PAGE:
Some New Media creators think that everyone know about their world, read blogs, know who Michael Arrington is, and watch internet video shows.
At VON I had a lot of discussions with telecom guys from Voice over Net, and was astonished to see how many people in this field don’t trust blogs, don’t know what Technorati is, and think that TechCrunch is a new type of snack. These people are outside of what I call the “social media walls”. They are important to us because they are our main growth potential.
Two main concerns were raised again and again regarding blogs:
- Blogs are not reliable as they are written by independent people. They don’t have any seal of approval, that traditional media has.
- Blogs give way too much private information about their writers, in a way that reduces their value.
Both points have merit, and pose real challenge for bloggers. However, at least the first one derives from lack of knowledge, more than true understanding of the medium.
Yes, bloggers don’t have third party seal of approval. There is no editor that controls the information published, no degree in blogging like the one exists in journalism, and information flow is free in form. Actually, anyone can just start writing his blog and that’s it. No on can stop him from doing it.
What most people are missing is that the democratization of media outlets, the fact that everyone can voice their opinion, has stronger moderation tools than other media channels. In a way, this is a self governing mechanism.
If you write crappy blog, no one will read it. If you write stupid things, immediately you’ll get feedback via comments, amount of links to your blog, and sometimes head on attack by more prominent bloggers. This crowd-rating system is much more powerful than the regular moderated media. If you write crap in your newspaper, and have a lot of readers, it will take longer time for people call your bluff. Here, things are instantaneous – the minute you write something wrong or unethical, reactions start to flow, and readers can see your true motives.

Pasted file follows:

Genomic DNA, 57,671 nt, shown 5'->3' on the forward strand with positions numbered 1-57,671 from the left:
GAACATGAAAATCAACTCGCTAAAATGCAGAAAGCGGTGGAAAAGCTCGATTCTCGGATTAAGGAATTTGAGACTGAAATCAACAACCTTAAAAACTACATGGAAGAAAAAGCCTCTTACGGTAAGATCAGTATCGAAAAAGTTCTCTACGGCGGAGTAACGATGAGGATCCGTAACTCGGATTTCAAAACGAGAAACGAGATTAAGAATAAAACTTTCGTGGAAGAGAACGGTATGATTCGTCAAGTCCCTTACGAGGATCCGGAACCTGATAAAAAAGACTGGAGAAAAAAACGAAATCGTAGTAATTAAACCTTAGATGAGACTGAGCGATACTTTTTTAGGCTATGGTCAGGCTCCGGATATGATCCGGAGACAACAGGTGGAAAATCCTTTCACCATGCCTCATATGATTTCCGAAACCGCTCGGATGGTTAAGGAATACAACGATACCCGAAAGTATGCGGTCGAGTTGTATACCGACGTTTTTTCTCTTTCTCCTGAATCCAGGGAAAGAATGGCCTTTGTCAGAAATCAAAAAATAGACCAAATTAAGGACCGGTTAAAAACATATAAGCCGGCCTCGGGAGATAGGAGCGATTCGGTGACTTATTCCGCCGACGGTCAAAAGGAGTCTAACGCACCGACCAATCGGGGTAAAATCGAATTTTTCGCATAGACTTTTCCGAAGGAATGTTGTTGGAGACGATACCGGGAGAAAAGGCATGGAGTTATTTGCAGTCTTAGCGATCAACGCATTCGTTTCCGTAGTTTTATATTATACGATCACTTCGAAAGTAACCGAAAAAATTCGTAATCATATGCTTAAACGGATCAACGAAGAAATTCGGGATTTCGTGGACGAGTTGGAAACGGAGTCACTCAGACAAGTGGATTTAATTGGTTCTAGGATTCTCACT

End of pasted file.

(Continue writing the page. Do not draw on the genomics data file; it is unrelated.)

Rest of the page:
The only problem with this post is that it is written in a blog, and supposed to be addressed to the people who don’t read them. So, I am going to email it to the people I met in VON, and some of my other contacts. You are welcome to do the same.
Also, I’d appreciate if you will write me other concerns you’ve heard about the reliability and importance of blogs, as well as the way you tackle them. If we can get a clear understanding of what prevents people from utilizing this amazing medium, we can create better tools to convince them to be more open to it. And if we do that, we advanced our industry a bit.
So, feel free to comment, add your thoughts and ideas and bash me in case of need. Looking forward to hear from you.
Another Kind of Wall